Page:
• Any serious and/or unstable pre-existing medical, psychiatric, or other existing condition that would prevent compliance with the trial or consent process
  • Pregnancy. If a woman has been confirmed as pregnant she will not be eligible to take part in the trial. If she suspects there is a chance that she may be pregnant, a pregnancy test should be undertaken; however, a pregnancy test for all women of child-bearing potential is not mandatory
  • Documented history of prior tamoxifen, aromatase inhibitor, or raloxifene in last 6 months

Study Design

Phase
N/A
Study Type
Interventional
Allocation
Randomized
Intervention Model
Parallel Assignment
Primary Purpose
Treatment
Masking
None (Open Label)

Arm Groups

ArmDescriptionAssigned Intervention
Active Comparator
Guideline Concordant Care
DCIS - Surgery +/- radiation choice for endocrine therapy (MMG q 12 months x 5 years usual care for recurrent disease)
  • Other: Guideline Concordant Care
    Surgery +/- radiation choice for endocrine therapy
Experimental
Active Surveillance
DCIS - Choice for endocrine therapy (MMG q 6 months x 5 years GCC for invasive progression)
  • Other: Active Surveillance
    Choice for endocrine therapy

Recruiting Locations

Montefiore-Einstein Center for Cancer Care at Montefiore Medical Park
Bronx, New York 10461
Contact:
Joseph Sparano, MD

More Details

NCT ID
NCT02926911
Status
Recruiting
Sponsor
Alliance Foundation Trials, LLC.

Study Contact

Thomas Lynch, PhD
(443) 286-4595
thomas.lynch2@duke.edu

Detailed Description

Overdiagnosis and overtreatment resulting from mammographic screening have been estimated to be as high as 1 in 4 patients diagnosed with breast cancer although the absence of standard definitions for measuring overdiagnosis has led to much uncertainty around this estimate. The national health care expenditure resulting from false positive mammograms and breast cancer overdiagnosis has been estimated to approach $4 billion annually. There is general consensus that much of this burden derives from the treatment of DCIS; for those estimated 40,000 women per year whose DCIS may never have progressed even without treatment, medical intervention can only harm. In those women who undergo surgical management of DCIS, there is risk of developing persistent pain at the surgical site, with estimates ranging from 25-68%. Importantly, persistent pain after lumpectomy may be as prevalent as that after total mastectomy. Persistent postsurgical pain is rated by patients as the most troubling symptom, leading to disability and psychological distress, and is often resistant to management. Although prospective population-based data have demonstrated significant patient and surgical focus on pain with remarkably high levels of chronic pain 4 and 9 months after breast surgery, much of these data have been collected in women with invasive cancer, with little data directly relevant to patients with DCIS.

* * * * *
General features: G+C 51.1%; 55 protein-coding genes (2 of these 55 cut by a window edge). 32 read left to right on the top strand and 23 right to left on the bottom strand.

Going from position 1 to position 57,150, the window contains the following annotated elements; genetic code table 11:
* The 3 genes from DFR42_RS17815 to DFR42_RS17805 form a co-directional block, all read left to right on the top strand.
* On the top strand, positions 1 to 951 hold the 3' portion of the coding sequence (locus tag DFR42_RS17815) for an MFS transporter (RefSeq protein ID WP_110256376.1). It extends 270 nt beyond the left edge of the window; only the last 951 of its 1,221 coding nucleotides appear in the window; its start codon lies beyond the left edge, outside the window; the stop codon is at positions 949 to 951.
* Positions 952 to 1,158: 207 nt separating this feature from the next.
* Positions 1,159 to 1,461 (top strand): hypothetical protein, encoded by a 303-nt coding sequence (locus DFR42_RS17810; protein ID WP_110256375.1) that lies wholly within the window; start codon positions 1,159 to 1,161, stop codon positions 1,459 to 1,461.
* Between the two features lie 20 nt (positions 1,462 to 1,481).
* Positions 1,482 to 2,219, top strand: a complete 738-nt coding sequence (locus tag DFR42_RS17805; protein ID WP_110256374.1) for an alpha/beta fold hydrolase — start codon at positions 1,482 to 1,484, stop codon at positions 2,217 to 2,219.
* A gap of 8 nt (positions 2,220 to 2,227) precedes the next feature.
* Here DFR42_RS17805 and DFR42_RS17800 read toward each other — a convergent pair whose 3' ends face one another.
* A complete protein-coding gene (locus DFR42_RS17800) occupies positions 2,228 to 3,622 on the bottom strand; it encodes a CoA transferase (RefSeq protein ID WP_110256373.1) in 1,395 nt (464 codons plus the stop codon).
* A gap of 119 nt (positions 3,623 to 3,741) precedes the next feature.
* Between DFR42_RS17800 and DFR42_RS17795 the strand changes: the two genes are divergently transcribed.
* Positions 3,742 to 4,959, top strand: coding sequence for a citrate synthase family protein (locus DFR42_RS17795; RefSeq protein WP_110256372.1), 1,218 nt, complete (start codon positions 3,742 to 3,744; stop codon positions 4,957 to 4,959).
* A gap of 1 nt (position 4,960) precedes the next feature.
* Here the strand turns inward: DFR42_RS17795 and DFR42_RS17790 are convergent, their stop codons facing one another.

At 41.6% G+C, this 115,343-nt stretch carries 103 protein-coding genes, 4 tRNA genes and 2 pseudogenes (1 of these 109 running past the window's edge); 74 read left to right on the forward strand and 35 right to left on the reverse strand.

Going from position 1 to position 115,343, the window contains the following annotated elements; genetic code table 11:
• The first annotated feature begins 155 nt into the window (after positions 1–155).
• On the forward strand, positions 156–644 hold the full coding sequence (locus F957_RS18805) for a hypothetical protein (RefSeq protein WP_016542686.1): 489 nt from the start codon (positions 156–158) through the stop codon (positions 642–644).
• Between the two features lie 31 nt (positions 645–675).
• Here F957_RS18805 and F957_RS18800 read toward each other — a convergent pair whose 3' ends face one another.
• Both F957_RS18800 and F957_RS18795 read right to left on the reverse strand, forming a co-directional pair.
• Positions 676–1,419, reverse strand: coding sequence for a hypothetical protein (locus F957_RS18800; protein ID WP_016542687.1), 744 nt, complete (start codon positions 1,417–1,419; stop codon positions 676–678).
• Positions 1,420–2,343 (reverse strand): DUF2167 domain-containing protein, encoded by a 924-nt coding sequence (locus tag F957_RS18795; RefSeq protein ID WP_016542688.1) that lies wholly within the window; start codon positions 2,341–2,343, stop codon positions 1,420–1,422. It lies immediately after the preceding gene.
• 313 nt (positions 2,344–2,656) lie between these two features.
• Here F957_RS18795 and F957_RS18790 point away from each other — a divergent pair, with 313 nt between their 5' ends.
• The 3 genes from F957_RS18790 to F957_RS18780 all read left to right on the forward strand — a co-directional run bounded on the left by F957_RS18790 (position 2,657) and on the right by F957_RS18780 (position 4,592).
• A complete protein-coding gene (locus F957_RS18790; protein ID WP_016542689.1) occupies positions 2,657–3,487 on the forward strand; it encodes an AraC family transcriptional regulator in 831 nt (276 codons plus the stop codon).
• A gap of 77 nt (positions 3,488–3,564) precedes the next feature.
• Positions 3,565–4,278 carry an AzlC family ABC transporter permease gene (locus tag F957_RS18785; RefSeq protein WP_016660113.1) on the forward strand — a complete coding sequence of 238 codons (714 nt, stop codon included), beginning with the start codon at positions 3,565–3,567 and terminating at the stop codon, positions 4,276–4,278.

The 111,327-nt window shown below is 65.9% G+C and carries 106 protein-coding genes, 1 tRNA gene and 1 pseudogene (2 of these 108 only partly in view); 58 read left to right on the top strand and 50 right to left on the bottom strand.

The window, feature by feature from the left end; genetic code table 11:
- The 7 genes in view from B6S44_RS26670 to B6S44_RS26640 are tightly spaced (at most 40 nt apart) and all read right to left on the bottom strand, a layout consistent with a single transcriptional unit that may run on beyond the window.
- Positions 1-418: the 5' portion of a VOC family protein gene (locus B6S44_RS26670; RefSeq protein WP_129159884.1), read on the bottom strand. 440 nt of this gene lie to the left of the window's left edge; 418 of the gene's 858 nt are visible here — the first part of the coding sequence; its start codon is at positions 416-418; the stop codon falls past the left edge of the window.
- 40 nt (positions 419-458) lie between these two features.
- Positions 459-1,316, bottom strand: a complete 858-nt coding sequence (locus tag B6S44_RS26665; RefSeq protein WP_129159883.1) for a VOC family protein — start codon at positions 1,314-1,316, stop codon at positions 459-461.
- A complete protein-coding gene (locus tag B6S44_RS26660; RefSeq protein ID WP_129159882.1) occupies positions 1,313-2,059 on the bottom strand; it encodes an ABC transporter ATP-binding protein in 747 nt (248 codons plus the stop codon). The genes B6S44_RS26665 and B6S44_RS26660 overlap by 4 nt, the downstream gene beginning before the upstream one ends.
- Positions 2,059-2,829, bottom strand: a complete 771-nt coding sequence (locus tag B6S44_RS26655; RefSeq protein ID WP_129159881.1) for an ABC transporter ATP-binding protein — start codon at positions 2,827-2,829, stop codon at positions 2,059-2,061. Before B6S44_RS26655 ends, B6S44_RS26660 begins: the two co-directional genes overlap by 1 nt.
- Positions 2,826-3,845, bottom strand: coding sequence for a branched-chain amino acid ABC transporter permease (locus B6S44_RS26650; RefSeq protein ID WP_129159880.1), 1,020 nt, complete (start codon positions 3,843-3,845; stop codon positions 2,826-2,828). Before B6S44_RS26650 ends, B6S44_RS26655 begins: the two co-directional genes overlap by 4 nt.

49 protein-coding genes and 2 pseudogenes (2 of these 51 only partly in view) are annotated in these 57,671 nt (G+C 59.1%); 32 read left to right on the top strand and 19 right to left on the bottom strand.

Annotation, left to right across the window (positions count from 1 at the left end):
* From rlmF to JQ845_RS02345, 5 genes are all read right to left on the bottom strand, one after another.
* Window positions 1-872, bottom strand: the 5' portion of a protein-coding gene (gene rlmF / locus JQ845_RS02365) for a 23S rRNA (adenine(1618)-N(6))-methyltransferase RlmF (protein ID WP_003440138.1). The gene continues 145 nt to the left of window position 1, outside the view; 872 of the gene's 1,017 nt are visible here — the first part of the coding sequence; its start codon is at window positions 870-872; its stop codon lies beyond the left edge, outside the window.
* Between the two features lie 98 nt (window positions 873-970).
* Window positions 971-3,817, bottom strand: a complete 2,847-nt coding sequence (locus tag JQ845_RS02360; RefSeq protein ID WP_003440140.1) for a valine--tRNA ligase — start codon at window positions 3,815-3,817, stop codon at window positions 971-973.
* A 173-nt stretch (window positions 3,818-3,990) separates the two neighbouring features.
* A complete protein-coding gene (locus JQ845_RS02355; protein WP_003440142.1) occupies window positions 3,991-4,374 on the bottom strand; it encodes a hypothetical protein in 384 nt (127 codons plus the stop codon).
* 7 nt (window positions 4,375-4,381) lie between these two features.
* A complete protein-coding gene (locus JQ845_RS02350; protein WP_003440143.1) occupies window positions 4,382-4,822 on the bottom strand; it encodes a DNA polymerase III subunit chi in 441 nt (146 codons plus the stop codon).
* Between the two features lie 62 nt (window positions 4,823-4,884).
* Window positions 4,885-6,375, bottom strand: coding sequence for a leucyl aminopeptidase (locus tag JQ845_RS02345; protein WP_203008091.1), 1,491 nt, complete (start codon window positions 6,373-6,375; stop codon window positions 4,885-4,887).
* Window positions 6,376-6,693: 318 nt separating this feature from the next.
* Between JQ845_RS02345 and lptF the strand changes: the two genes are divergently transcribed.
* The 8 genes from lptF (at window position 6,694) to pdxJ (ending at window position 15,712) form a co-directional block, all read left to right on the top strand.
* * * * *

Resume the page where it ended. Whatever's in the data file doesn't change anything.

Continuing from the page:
The overarching hypothesis of the study is that management of low-risk DCIS using an active surveillance (AS) approach does not yield inferior cancer or quality of life outcomes compared to guideline concordant care (GCC).

Notice

Study information shown on this site is derived from ClinicalTrials.gov (a public registry operated by the National Institutes of Health). The listing of studies provided is not certain to be all studies for which you might be eligible. Furthermore, study eligibility requirements can be difficult to understand and may change over time, so it is wise to speak with your medical care provider and individual research study teams when making decisions related to participation.